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What we face in the West, and why it matters

In today’s interview, AFBF Presidential candidates respond to the question: What do you believe to be the priority issues affecting agriculture in the Western U.S.?

Kevin Rogers, Arizona Farm Bureau

Western issues we must continue to deal with are many. The understanding that the public land and its proper management are critical to the future of our western states. Whether we are talking about a water shed area or wildlife taking the forage that we have protected for our cattle, we must keep telling our story to those who regulate us and would just as soon see us go away.

The Endangered Species Act is another issue that we in the west deal with, that really has the potential to push us off our land or limit the use that we have had for generations. The WOTUS rule is another rule that hits us in the west much harder than other parts of the country and our work load under this administration keeps growing.
And lastly as an Arizonan, I must mention our lack of security on our southern border and the trafficking of drugs must be dealt with. It was one of our Arizona ranchers that was shot and killed while he was out checking on his herd. Our citizens should not live in fear as my members do on our southern border.

Don Villwock, Indiana Farm Bureau

Wow, that could unfortunately be a big list. Because the federal government is such a large land owner in the west your interaction with them is an overwhelming issue. The use of public grazing lands and forests and control by BLM is an increasing and ever present issue.

Much like the rest of the country is now learning, Waters of the United States, "WOTUS" is the largest land grab in history. Western farmers and ranchers have been dealing with overzealous government agencies for years. WATER-WATER-WATER: Water rights, water use along with quality and quantity issues will continue to escalate. I am also deeply concerned about the continual erosion of private property rights. A classic example of this is the Endangered Species Act and what authority the regulators can take to impose their unworkable standards on private property owners. I take these issues very seriously and know full well what can happen out west can and often does creep into the rest of the country.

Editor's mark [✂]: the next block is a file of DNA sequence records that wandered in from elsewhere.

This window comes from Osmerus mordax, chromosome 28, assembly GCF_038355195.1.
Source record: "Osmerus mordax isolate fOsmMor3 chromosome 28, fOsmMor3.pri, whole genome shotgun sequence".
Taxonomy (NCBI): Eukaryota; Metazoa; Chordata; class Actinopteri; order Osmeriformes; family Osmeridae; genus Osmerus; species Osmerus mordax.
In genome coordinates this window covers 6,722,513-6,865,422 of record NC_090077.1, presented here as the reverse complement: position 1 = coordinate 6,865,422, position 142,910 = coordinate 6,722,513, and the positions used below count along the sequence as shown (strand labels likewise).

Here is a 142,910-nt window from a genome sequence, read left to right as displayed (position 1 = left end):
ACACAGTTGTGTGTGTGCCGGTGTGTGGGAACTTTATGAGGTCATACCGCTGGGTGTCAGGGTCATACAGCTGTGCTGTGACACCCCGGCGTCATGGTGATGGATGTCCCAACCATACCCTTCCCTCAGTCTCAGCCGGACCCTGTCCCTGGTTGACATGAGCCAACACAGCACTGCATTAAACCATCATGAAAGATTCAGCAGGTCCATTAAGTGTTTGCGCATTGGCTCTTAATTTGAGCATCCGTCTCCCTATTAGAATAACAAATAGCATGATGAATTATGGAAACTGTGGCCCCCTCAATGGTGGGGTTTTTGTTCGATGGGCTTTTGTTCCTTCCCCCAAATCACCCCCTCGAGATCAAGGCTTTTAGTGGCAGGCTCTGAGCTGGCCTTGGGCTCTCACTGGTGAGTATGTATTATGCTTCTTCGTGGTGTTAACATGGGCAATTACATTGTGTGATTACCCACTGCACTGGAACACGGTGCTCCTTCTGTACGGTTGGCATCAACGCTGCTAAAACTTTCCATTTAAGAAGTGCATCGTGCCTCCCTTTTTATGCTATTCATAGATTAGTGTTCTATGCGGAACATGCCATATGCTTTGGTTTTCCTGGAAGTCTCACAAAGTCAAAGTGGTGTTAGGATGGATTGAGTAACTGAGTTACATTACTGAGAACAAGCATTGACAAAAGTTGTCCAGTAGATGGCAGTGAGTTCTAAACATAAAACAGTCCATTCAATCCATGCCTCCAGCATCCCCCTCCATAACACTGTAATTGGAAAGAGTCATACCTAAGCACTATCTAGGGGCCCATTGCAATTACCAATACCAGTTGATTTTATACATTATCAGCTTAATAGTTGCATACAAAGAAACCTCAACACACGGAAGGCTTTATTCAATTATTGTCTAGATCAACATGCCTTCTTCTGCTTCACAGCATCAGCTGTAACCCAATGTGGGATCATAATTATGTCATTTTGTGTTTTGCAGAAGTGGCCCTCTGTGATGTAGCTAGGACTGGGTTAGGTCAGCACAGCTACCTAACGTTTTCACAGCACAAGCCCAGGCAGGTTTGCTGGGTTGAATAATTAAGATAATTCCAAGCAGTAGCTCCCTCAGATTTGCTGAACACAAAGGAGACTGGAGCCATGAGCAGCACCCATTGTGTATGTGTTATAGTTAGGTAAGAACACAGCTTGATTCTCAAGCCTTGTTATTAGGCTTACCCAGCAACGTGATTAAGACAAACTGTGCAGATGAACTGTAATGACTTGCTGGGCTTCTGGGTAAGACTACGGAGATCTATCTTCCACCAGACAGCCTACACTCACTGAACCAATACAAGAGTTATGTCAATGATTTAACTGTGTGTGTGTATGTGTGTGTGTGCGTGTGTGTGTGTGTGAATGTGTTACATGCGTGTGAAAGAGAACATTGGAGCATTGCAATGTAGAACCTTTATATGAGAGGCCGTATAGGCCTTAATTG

Barry Bushue, Oregon Farm Bureau

WOTUS is in mind the most threatening to us all. Water is life in the West and this misdirected Federal overreach will likely impact all of us. Public lands grazing is also a huge issue. The overall reduction in animal numbers and permits make it all the more challenging for producers.
Additionally, water quality and quantity, the Endangered Species Act, natural resources management, restrictions on mining and oil exploration are all important.

For those of us that live in the West, the challenges seem never ending. Imagine what they would be without Farm Bureau!


Zippy Duvall, Georgia Farm Bureau

There are many priorities issues affecting all agriculture and not just a part of the country. Take for an example the increased intrusion on our private property rights. Issues like the EPA’s Waters of the U.S. demonstrate the vast overreach of a government agency circumventing the congressional process to dictate how we use our land.
Dwindling access to federal grazing land and exceeding use of the Endangered Species Act proves troublesome as well when not balanced with the rights of farmers and ranchers. Federal encroachment on our livelihood attacks the way we do business.

As American Farm Bureau President, I will provide a collective voice on issues like these on the federal level, while communicating the diverse impacts they have on our member states nationwide.

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